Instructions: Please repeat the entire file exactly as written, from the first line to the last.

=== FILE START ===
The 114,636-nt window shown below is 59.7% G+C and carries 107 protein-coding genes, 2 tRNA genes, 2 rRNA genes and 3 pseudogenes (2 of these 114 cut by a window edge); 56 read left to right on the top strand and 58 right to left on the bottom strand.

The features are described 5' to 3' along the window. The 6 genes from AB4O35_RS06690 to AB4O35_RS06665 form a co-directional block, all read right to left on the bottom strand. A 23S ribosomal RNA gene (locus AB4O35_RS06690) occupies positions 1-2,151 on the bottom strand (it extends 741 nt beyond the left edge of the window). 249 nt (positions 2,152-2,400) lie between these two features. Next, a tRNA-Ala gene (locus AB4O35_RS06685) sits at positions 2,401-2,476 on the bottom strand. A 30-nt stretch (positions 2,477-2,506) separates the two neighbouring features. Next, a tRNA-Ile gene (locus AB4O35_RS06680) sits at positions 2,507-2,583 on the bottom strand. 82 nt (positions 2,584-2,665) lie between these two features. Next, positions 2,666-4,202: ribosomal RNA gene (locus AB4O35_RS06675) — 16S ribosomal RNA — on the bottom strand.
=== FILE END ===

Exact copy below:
The 114,636-nt window shown below is 59.7% G+C and carries 107 protein-coding genes, 2 tRNA genes, 2 rRNA genes and 3 pseudogenes (2 of these 114 cut by a window edge); 56 read left to right on the top strand and 58 right to left on the bottom strand.

The features are described 5' to 3' along the window. The 6 genes from AB4O35_RS06690 to AB4O35_RS06665 form a co-directional block, all read right to left on the bottom strand. A 23S ribosomal RNA gene (locus AB4O35_RS06690) occupies positions 1-2,151 on the bottom strand (it extends 741 nt beyond the left edge of the window). 249 nt (positions 2,152-2,400) lie between these two features. Next, a tRNA-Ala gene (locus AB4O35_RS06685) sits at positions 2,401-2,476 on the bottom strand. A 30-nt stretch (positions 2,477-2,506) separates the two neighbouring features. Next, a tRNA-Ile gene (locus AB4O35_RS06680) sits at positions 2,507-2,583 on the bottom strand. 82 nt (positions 2,584-2,665) lie between these two features. Next, positions 2,666-4,202: ribosomal RNA gene (locus AB4O35_RS06675) — 16S ribosomal RNA — on the bottom strand.